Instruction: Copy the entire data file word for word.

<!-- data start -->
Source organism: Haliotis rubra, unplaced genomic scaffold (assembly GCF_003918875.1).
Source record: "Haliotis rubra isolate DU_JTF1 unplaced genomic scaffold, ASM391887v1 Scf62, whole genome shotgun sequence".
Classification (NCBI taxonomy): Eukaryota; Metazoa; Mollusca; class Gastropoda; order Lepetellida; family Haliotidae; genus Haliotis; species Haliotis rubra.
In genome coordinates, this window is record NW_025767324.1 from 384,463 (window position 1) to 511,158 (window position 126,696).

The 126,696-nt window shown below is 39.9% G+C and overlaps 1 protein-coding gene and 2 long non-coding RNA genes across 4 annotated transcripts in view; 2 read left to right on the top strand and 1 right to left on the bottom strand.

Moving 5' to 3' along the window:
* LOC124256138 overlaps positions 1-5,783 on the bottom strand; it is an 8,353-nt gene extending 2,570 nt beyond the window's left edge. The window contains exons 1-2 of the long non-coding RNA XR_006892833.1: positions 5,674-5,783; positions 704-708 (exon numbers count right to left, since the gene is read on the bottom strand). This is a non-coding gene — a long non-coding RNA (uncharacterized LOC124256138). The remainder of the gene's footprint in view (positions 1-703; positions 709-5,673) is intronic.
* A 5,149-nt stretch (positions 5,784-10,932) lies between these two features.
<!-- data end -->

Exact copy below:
Source organism: Haliotis rubra, unplaced genomic scaffold (assembly GCF_003918875.1).
Source record: "Haliotis rubra isolate DU_JTF1 unplaced genomic scaffold, ASM391887v1 Scf62, whole genome shotgun sequence".
Classification (NCBI taxonomy): Eukaryota; Metazoa; Mollusca; class Gastropoda; order Lepetellida; family Haliotidae; genus Haliotis; species Haliotis rubra.
In genome coordinates, this window is record NW_025767324.1 from 384,463 (window position 1) to 511,158 (window position 126,696).

The 126,696-nt window shown below is 39.9% G+C and overlaps 1 protein-coding gene and 2 long non-coding RNA genes across 4 annotated transcripts in view; 2 read left to right on the top strand and 1 right to left on the bottom strand.

Moving 5' to 3' along the window:
* LOC124256138 overlaps positions 1-5,783 on the bottom strand; it is an 8,353-nt gene extending 2,570 nt beyond the window's left edge. The window contains exons 1-2 of the long non-coding RNA XR_006892833.1: positions 5,674-5,783; positions 704-708 (exon numbers count right to left, since the gene is read on the bottom strand). This is a non-coding gene — a long non-coding RNA (uncharacterized LOC124256138). The remainder of the gene's footprint in view (positions 1-703; positions 709-5,673) is intronic.
* A 5,149-nt stretch (positions 5,784-10,932) lies between these two features.